Cast Albums Blog
REVIEW: The Michael Friedman Collection
When Michael Friedman died at age 41 from HIV/AIDS complications, the entire musical theater community was struck speechless. Beyond the real, human loss of a beloved man felled by a disease that should be treatable, there was the sense that an artist had been cut off right on the verge of coming into his prime. Despite some justly lauded achievements such as Bloody Bloody Andrew Jackson, Love's Labour's Lost, and Fortress of Solitude (all three produced by New York's Public Theater), he never quite broke through to the top echelon of creators.
Beyond his affiliation with The Public Theater, Friedman's other artist home was The Civilians, a company interested in "the intersection between the theatrical and the real." Much of their work is research-based and often verbatim, meaning the words spoken and sung by their characters are exact (or lightly edited) transcripts of interviews the artists conducted with real people. Gone Missing, Friedman's first cast recording, was the product of such a process.
When Friedman died, The Civilians (led by artistic director and frequent Friedman collaborator Steve Cosson) teamed up with Ghostlight Records to preserve his work through a long-term program of recording studio cast albums of nine of his previously unrecorded scores. Dubbed The Michael Friedman Collection, the project kicked off with three releases in October, 2019: The Abominables, The Great Immensity and This Beautiful City.
REVIEW: Broadway & Beyond – Marin Mazzie & Jason Daniely Live at Feinstein\'s/54 Below
Let's start with the obvious: the quality of Broadway & Beyond – Marin Mazzie & Jason Danieley Live at Feinstein's/54 Below is likely irrelevant to most of the people who will buy a copy, at least on its initial release. As a recording of the last concert these married Broadway stars gave before Marin died from ovarian cancer at age 57, the album (which, thanks to a successful crowd-funding campaign, will also be released as a video) makes a meaningful keepsake for fans.
That it just so happens to capture an absolutely gorgeous performance is gravy. The album was recorded June 1, 2017, slightly more than two years after Marin's diagnosis, but there's absolutely no sign of illness or weakness in her singing. (Jason sounds great too.) Backed by a three-piece band (musical director Joseph Thalken on piano, Pete Donovan on bass, and Rich Rosensweig on drums), the couple present highlights from their careers, starting with a medley of standards that had been incorporated into the avant garde production of The Trojan Women on which they met and including songs from The King and I, South Pacific, Kiss Me, Kate, The Full Monty, Curtains, The Visit, Ragtime, and even My Favorite Broadway: The Love Songs. You'll also hear a couple of familiar cuts from the first album they cut together, Opposite You, and for an encore, the song they danced to at their wedding, "Our Love Is Here To Stay."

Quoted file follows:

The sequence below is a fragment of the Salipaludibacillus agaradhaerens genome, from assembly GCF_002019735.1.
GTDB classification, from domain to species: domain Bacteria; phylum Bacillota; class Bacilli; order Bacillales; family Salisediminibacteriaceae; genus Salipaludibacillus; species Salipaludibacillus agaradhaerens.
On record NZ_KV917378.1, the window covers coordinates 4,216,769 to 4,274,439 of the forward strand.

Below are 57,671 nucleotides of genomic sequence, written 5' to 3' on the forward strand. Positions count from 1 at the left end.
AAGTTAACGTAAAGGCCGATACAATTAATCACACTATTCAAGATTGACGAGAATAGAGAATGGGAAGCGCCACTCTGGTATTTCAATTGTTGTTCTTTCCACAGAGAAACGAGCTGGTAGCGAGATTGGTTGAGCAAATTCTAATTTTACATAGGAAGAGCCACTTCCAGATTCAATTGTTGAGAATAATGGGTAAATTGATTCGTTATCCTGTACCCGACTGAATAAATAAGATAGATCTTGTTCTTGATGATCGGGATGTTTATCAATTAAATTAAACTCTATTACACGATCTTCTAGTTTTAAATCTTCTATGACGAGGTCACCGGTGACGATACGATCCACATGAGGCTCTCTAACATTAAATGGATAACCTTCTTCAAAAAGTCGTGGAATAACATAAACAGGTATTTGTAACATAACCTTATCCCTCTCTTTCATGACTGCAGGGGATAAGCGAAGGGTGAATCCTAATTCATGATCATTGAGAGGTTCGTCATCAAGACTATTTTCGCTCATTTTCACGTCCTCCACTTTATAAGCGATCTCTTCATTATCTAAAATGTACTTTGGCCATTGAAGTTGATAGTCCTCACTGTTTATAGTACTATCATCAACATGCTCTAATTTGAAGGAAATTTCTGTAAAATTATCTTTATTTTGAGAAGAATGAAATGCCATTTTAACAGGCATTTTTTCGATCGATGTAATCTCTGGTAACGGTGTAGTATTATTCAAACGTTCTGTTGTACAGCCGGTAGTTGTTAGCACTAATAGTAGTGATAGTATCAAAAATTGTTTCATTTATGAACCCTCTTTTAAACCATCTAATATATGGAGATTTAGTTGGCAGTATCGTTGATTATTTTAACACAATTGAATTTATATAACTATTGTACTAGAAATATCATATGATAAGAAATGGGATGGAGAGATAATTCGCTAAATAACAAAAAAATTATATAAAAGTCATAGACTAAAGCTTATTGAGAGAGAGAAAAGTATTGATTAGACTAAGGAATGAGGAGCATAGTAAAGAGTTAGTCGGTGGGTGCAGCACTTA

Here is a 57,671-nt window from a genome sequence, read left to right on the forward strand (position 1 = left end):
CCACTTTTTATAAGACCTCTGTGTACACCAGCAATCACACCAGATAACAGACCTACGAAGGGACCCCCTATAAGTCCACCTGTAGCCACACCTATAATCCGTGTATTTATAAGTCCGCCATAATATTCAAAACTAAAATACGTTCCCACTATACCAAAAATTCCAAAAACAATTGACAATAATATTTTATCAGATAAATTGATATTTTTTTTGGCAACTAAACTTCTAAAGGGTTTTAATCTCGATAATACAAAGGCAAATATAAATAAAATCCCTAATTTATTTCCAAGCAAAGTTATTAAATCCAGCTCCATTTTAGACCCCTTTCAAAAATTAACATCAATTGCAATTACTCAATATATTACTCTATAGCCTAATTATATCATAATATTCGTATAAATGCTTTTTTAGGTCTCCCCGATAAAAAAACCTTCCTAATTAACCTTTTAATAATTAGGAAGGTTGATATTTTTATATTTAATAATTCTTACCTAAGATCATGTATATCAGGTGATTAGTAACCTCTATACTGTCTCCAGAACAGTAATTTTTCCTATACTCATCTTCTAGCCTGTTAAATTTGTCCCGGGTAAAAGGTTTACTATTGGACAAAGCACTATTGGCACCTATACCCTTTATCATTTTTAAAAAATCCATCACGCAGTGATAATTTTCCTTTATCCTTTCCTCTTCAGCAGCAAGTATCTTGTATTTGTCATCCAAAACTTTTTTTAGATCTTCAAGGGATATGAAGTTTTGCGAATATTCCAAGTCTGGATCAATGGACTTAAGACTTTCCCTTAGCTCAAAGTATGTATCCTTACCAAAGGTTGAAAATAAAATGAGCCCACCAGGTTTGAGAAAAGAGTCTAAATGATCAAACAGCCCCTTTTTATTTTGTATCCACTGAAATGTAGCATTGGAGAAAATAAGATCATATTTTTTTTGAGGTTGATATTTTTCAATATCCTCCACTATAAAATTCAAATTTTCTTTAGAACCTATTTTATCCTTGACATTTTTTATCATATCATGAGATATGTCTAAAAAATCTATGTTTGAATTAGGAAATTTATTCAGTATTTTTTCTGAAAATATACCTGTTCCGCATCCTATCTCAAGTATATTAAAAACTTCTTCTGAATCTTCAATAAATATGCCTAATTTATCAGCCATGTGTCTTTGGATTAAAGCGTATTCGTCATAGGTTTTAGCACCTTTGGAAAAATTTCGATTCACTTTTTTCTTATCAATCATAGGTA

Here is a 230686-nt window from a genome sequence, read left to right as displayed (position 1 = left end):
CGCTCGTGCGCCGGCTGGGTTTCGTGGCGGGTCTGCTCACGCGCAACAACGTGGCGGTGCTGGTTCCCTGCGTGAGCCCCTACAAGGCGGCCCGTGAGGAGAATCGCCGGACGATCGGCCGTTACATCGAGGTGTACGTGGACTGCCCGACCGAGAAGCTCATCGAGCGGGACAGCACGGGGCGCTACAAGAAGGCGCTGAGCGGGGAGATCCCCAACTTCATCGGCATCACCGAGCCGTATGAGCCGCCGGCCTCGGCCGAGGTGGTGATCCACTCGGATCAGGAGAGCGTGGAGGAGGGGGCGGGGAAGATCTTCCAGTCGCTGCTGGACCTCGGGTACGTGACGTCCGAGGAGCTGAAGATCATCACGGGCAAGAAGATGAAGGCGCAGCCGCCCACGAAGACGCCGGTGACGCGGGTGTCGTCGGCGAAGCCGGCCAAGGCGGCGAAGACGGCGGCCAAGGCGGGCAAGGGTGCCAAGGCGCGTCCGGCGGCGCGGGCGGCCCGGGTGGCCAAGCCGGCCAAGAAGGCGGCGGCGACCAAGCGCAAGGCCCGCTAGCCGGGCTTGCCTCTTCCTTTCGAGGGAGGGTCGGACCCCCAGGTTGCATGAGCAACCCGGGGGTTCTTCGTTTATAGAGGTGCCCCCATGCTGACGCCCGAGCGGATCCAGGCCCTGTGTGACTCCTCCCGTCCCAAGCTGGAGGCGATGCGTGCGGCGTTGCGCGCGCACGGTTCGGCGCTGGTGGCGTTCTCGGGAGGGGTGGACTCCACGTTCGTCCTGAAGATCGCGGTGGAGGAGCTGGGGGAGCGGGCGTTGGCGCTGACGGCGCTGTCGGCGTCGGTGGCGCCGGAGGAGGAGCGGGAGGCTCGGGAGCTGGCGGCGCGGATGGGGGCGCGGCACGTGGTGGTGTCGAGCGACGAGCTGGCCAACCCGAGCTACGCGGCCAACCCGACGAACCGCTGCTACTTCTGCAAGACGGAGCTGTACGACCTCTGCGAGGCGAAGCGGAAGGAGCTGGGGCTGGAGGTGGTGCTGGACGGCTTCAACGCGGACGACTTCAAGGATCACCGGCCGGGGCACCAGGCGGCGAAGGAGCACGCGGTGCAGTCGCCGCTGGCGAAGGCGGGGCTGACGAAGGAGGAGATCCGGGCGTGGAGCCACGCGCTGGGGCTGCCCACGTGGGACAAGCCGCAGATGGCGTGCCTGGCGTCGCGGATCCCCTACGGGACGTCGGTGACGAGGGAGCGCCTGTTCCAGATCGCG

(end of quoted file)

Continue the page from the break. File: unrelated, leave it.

REVIEW: Fiddler on the Roof in Yiddish – 2018 Revival Cast
With 92 previous recordings of Fiddler on the Roof in our database, including at least two in Yiddish, it's only fair to ask: do I really need the 2018 cast recording of the off-Broadway production of Fiddler on the Roof in Yiddish.
Yes, you really do.
Beyond capturing this truly beautiful production – if you haven't seen it and you're anywhere near New York, please do treat yourself – this deluxe set offers treasures for the Fiddler expert and neophyte alike. It's as though record producer Robert Sher began his process by asking the very question you're probably asking: what could possibly make a new Fiddler on the Roof recording an essential addition to one's collection?
REVIEW: Renascence - Original Off-Broadway Cast
Renascence sounds like a risky proposition on paper: a biographical musical about a poet, utilizing the subject's poems as lyrics, with a score by a first-time composer. Surprisingly, joyfully, composer Carmel Dean (better known as a Broadway music director) has created a beautiful album from the poems of Edna St. Vincent Milay, aided in no small part by a fabulous cast led by Broadway's current Elphaba, Hannah Corneau in the role of Vincent (as we're told she's called).
While most poetry sounds awkward when set to music, Milay's writing sits more readily on melody thanks in part to her reliance on poetic forms based in strict meters and rhyme. What's more, Dean's settings sound like actual show music – of the contemporary variety, to be sure, but unquestionably music intended for the theater and not the concert hall.
REVIEW: The Jonathan Larson Project
I'm not going to pretend that any review is at all objective, but even so, it's hard to even pretend an objectivity when it comes to The Jonathan Larson Project. The original cast recording of Rent came out the week I started college, and no matter how old and cynical I get, Jonathan Larson's music has an indelible hold on my heart. Those of us who were blown away in real time when his unique voice burst through into the mainstream faced crushing disappointment when we realized near simultaneously that we weren't going to get to hear more from him.
That turned out not to be entirely true. We got a Tick, Tick... Boom! cast recording in 2001 and Jonathan Sings Larson in 2007, but nothing more in over a decade. Well, that's not entirely true. In 2014, Encores! Off-Center presented a brief revival of Tick, Tick... Boom! As part of their Lobby Project, which presents free musicals events in City Center's mezzanine lobby in advance of certain Off-Center performances, producer Jennifer Ashley Tepper presented a handful of unknown Larson tunes. That event served as the seed that eventually grew (thanks in part to Tepper immersing herself in Larson's papers at the Library of Congress) to a series of concerts at Feinstein's/54 Below, which has now been preserved in the studio and served to us as this album.